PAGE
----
The European Securities and Markets Authority (ESMA) has issued a consultation paper that in part looks at whether spot FX should be brought into scope of its Market Abuse Regulation (MAR).
The regulator has been asked by the European Commission to investigate adding spot FX to the markets that it regulates, specifically it has been asked whether the relevant National Competent Authorities (NCAs) or local regulators, are capable of efficiently supervising and sanctioning market abuse in these markets.
ESMA says in its consultation paper that it has “has identified a number of arguments in support of the inclusion of spot FX contracts under the scope of MAR”, specifically whereas NCAs currently exercise their capacity to monitor the capital, reputation of the management body, systems and controls and activity of regulated entities, only the national legislative framework of one Member State enables the relevant NCA to act against misconduct of authorised firms in their regulated activities and their ‘ancillary activities’ carried out ‘in connection with’ or ‘held out for the purposes of’ regulated activities, like can be the case for spot FX activities.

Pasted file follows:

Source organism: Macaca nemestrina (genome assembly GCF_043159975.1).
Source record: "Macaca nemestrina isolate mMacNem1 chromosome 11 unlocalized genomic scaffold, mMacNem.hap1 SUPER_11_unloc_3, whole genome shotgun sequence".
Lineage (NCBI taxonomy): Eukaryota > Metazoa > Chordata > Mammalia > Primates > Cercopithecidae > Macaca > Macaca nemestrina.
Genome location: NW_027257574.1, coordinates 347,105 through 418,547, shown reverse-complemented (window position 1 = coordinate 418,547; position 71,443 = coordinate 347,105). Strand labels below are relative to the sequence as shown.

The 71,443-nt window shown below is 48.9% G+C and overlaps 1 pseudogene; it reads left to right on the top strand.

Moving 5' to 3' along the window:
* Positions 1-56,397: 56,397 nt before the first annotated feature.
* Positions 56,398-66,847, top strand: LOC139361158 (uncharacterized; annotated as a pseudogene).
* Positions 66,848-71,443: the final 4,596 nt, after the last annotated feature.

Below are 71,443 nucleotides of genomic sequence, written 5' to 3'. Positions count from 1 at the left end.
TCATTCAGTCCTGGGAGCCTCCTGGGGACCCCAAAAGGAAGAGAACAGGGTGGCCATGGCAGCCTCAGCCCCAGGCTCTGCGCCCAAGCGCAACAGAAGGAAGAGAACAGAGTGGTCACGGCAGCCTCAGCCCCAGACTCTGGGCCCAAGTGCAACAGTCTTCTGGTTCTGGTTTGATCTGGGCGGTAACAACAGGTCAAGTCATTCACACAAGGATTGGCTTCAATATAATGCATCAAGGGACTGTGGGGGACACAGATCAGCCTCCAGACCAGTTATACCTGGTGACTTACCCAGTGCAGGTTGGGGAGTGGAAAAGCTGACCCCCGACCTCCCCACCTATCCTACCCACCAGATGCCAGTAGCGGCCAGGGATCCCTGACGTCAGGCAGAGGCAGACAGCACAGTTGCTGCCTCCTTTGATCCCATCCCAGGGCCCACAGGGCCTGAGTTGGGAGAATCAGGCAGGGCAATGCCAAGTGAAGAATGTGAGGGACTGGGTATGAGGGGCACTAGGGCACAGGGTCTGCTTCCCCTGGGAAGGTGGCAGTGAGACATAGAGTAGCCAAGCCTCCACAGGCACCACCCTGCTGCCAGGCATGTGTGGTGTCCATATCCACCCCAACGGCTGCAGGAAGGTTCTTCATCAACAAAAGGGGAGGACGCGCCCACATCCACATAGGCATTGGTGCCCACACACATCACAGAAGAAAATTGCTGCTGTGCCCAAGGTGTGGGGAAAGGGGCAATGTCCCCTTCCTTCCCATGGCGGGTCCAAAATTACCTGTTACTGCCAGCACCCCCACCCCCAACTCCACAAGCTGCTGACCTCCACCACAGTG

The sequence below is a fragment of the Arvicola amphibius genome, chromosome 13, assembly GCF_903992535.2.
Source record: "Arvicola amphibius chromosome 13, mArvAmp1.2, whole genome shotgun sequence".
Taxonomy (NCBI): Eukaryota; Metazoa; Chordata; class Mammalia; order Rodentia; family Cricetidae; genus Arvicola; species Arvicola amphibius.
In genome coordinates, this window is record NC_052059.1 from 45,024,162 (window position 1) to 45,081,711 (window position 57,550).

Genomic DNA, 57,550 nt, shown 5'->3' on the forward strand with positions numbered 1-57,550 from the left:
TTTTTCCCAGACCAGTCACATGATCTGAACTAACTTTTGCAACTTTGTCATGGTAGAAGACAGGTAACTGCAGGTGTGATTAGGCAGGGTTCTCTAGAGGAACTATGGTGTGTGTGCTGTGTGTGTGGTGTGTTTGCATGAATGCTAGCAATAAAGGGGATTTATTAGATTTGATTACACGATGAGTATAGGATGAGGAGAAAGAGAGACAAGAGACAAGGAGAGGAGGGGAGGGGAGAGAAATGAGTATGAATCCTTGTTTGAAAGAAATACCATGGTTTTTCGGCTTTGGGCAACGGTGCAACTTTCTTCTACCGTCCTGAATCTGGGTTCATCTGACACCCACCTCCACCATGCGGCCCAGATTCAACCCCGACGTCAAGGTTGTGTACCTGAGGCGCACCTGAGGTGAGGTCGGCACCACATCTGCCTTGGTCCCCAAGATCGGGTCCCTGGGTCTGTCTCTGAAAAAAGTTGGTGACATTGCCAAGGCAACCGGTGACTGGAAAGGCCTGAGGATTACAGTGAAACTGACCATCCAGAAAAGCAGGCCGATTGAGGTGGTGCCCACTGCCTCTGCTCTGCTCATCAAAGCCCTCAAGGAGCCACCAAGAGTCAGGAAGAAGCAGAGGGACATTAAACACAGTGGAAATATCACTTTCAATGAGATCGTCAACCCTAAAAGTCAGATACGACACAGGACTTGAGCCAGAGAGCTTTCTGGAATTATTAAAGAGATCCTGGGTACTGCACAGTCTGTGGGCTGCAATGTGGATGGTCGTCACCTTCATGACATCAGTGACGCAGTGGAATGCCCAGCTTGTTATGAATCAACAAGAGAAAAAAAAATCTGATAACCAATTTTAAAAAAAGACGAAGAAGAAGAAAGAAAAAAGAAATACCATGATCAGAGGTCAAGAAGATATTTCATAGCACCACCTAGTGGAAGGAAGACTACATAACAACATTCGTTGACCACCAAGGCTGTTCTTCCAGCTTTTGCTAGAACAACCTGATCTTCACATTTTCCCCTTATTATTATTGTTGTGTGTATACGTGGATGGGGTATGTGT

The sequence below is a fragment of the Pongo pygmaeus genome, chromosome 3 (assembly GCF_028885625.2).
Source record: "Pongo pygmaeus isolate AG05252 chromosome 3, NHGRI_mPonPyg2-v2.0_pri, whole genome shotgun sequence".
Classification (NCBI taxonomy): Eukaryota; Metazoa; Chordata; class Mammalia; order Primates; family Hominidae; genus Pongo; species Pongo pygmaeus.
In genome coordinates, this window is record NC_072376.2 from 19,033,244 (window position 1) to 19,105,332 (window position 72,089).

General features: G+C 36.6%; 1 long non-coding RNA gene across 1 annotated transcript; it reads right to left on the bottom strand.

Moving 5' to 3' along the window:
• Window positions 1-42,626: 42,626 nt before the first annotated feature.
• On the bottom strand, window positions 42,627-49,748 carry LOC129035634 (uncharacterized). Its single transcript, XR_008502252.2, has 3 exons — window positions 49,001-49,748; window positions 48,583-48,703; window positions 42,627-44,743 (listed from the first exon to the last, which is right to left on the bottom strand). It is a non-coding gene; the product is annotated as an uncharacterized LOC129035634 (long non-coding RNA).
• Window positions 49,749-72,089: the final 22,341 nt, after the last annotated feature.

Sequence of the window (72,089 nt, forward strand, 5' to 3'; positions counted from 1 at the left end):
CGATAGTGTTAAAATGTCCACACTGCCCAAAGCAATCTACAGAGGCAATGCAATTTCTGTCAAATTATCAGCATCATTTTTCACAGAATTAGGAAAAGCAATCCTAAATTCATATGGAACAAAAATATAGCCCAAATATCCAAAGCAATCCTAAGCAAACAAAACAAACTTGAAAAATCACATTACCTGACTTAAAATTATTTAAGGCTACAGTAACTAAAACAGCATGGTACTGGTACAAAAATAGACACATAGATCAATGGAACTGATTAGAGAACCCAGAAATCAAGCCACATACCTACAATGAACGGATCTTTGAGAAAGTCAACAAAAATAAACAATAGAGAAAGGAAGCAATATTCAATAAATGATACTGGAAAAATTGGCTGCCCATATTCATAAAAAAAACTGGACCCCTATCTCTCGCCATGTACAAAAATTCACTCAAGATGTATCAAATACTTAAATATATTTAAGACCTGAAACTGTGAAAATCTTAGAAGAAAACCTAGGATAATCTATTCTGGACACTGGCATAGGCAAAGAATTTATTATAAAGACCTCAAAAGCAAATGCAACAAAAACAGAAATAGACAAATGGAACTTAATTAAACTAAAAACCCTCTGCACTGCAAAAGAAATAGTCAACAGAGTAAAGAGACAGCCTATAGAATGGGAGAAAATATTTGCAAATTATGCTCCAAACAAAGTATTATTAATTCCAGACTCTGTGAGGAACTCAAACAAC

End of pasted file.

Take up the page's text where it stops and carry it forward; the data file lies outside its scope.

It also notes the investigation into misconduct in the spot market in November 2014 that led to fines being imposed by the UK FCA, the Swiss FINMA, the US Commodity Futures Trading Commission (CFTC) and the US Office of the Comptroller of the Currency. “ESMA also notes that the UK FCA, Bank of England and HM Treasury in their Fair and Effective Markets Review concluded, back in 2015 before the FX Global Code was developed and voluntary adhered to by significant proportion of the market, that a new statutory civil and criminal market abuse regime should be created for spot FX that should include some of the key features of the current MAR-MiFID II scheme,” the paper states. “The open FEMR recommendations relating to new legislation would be kept under review as noted in 2018 in a report on the progress of FEMR.”
The paper also notes the linkages from spot FX markets to other financial instruments, specifically FX derivatives, but also observes that a delay may be prudent to properly ascertain the impact of the FX Global Code. Of some concern possibly to incumbents in the market, the paper also suggests the spot market may “need to develop features required by MiFID II to trading venues and market participants regarding systems and controls, transparency, conduct requirements, and reporting obligations”.
The paper also notes the potentially “significant” challenge of NCAs being able to collate the necessary data from spot markets given the huge number of transactions in the market.
Stakeholders are invited to provide feedback on the consultation before 29 November 2019. An open hearing on this Consultation Paper will take place in ESMA’s premises on 5 November ahead of a final report expected in Spring 2020.